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I want to verify a public key like this:

  1. Alice generates a public/private key pair for encryption
  2. Alice generates a public/private key pair for signing
  3. Alice signs a random 4-letter word + the public encryption key using her private signing key
  4. Alice sends her public keys (both) and the signature to Bob
  5. Alice sends the 4-letter word to Bob using a secure and trusted way
  6. Bob verifies the public encryption key of Alice by verifying that the signature is created with the 4-letter word in the way described above.

This is what I am not sure about:

  1. Is a 4 letter word enough?
  2. Does verifying the signature verify that the public key is the original key and has not been altered by a "man in the middle", when the original message is the secret?

Background: I want to archive save exchange of public keys between too parties. But there is no trusted third party authority I could rely on.

But instead the two parties will meet in person at the beginning. At that moment they trust each other completely. One party can give the other a secret (for example on a sheet of paper).

Of course in theory the other party could give something back. But for reasons of user-friendliness I want to avoid this.

Of course the fingerprint of the public key could be the secret. But again, to make it user friendly, I want to make the secret as short as possible.

4

1. Is a 4 letter word enough?

It doesnt matter how long the word is as long as it can be considered unique and is kept secret. An attacker signing his public key with a lot of random sequences of 4 letters where one of them contains the correct sequence is unlikely to suceed as the amount of random combinations make the attack rather obvious.

2. Does verifying the signature verify that the public key is the original key and has not been altered by a "man in the middle", when the original message is the secret?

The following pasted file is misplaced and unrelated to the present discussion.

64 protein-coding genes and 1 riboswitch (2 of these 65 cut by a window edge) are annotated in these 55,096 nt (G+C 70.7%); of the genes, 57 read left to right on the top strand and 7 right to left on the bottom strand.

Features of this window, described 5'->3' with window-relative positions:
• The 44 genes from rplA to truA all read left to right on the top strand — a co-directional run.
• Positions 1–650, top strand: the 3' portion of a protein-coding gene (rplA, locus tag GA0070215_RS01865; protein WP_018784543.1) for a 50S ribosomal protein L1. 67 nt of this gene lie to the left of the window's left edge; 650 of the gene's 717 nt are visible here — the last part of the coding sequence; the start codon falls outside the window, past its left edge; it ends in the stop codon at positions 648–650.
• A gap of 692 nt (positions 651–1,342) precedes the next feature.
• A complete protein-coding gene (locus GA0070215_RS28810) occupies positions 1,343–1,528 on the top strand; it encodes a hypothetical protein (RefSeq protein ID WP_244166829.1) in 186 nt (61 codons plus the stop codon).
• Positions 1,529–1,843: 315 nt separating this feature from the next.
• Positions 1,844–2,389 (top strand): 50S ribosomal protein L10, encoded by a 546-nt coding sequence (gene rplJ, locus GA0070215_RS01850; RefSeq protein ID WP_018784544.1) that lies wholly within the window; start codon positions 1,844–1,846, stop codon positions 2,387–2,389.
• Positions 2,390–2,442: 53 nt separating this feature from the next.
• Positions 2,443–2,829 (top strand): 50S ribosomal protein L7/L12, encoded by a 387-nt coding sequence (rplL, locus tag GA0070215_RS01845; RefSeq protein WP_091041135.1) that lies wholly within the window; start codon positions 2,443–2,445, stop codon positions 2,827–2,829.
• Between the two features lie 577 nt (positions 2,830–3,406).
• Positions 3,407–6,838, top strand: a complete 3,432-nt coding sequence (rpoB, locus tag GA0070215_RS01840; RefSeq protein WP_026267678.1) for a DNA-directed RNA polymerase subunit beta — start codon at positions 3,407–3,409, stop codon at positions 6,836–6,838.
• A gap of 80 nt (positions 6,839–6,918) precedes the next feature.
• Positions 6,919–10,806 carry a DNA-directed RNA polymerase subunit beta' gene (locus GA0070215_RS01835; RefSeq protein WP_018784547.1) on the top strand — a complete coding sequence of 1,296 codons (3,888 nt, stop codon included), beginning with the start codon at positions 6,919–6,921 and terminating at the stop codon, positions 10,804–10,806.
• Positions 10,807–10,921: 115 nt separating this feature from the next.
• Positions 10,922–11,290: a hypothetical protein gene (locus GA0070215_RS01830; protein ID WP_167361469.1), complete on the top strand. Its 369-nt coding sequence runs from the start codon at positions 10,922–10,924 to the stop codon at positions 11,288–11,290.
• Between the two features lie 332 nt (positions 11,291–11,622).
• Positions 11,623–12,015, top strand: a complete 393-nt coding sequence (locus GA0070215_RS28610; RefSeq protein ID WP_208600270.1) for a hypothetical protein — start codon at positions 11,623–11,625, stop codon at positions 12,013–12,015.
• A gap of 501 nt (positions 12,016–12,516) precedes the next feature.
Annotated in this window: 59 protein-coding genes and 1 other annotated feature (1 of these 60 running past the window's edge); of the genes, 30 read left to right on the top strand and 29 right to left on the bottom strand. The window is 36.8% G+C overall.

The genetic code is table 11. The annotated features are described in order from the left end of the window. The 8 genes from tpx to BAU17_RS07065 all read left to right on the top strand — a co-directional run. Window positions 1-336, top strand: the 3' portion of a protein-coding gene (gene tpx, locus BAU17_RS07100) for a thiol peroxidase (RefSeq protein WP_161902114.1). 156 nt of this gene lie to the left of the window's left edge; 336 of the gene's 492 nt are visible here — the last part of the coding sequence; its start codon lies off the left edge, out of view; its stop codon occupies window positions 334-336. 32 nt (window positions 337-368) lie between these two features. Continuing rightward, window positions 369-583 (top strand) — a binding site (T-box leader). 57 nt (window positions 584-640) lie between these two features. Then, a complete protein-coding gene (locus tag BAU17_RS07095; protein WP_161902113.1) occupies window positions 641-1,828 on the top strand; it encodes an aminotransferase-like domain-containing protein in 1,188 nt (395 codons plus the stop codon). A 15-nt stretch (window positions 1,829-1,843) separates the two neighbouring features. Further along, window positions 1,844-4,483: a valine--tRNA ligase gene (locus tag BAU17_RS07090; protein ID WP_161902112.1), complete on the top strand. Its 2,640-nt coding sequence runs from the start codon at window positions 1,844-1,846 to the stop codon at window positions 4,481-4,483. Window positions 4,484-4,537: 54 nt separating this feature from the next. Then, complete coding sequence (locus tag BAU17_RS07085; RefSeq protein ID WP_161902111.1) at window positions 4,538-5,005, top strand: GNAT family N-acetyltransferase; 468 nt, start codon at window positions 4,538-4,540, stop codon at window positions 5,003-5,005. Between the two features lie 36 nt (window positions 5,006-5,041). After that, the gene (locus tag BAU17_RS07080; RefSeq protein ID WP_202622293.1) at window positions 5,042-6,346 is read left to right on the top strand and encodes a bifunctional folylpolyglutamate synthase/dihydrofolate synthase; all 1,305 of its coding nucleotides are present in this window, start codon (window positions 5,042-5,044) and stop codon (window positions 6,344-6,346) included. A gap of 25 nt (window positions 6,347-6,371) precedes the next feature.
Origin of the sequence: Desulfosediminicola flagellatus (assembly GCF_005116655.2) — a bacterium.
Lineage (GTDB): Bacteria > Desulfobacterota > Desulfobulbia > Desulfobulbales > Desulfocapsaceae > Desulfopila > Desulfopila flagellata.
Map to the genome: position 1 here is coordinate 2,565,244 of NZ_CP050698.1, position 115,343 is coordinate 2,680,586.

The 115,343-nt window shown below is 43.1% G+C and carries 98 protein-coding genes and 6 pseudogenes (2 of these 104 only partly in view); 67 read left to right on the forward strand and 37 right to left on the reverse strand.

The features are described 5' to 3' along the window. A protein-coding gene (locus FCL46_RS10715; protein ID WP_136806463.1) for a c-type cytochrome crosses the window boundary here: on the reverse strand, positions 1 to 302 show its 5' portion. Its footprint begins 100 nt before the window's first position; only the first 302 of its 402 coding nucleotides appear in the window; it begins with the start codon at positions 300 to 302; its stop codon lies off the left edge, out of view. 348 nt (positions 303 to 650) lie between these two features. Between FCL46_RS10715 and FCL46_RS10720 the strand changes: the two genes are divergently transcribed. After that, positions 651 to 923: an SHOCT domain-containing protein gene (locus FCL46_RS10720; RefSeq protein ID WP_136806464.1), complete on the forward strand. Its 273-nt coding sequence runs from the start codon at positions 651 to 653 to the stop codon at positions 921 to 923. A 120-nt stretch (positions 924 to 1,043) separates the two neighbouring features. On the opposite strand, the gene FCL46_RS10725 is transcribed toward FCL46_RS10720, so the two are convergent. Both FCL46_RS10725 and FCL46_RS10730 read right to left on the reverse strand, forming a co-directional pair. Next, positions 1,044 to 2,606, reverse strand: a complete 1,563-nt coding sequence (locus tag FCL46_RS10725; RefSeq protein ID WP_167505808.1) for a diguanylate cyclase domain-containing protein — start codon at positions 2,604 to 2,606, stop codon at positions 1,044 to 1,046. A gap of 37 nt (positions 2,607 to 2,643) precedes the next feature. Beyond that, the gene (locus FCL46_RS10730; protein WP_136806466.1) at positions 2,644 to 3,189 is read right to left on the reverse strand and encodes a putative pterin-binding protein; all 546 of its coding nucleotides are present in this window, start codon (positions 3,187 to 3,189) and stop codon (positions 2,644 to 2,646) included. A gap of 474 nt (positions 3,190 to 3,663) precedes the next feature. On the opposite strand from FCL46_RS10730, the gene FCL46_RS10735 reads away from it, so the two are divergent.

If the signature is valid, you definitly know that the owner of the (signature pairs) private key who also knows the secret 4 letter sequence gives you a public key, nothing else. It doesnt check if the key inside is a valid certificate, if the 4 letter sequence is correct or that this is the correct public key (the owner of the signing key pair can sign whatever he wants).

Now lets imagine you have a Man-in-the-Middle (MITM) at step 4, when Alice transfers the public keys and the signed 4 letter word to Bob. As there is no CA and we assume that Bob can not distinguish the certificate of Alice from the certificate of the MITM, the MITM could simply replace the public keys with his own, read the 4 letter word and sign the same word with his own key too. A signed word is easily accessible, so at the moment you sent it the MITM can simply read it and use it to replace all future data and be authenticated by Bob. Therefore, this is not a safe way to verify public keys.

Possible Solutions

  • Exchange a hash (sha1 f.e.) of the fingerprint at step 5. It can still be considered safe enough if Bob only remembers the beginning and ending couple letters of the hash as it would be impossible for a MITM to create a certificate whose fingerprint's hash starts and ends exactly with the same couple letters.
  • Use symmetrical encryption. Put your public certificate in a password protected (zip f.e.) archive and exchange this password.

By the way, you dont need two key pairs, you can sign & encrypt with the same keys.

  • Edited for clarification. I want to prevent man in the middle attacks. – Nathan Dec 19 '15 at 10:33
  • I think i finally got you. Read my edit (and maybe remove the duplicate comment). – James Cameron Dec 19 '15 at 13:01
  • Thanks! I was unaware that retrieving the password from the signature was possible. – Nathan Dec 19 '15 at 13:34
  • I am surpised! When I encrypt the public key using a zip file an a low entropy password, it is save? Can't the password be retrieved using brute force and than the key be replaced? I probably should ask another question for that. – Nathan Dec 19 '15 at 13:35
  • Please try to fit your thoughts into one comment, that makes it more easily readable. Archives can be protected using AES256 and according to the general law of symmetrical passwords are as safe as your password is, so you should indeed take a more complex one (that doesnt mean its hard to remember). Anyways, a MITM is unlikely to bruteforce for a comparingly short time as the time difference between stopping your message and replacing it is noticeably long. – James Cameron Dec 19 '15 at 13:41

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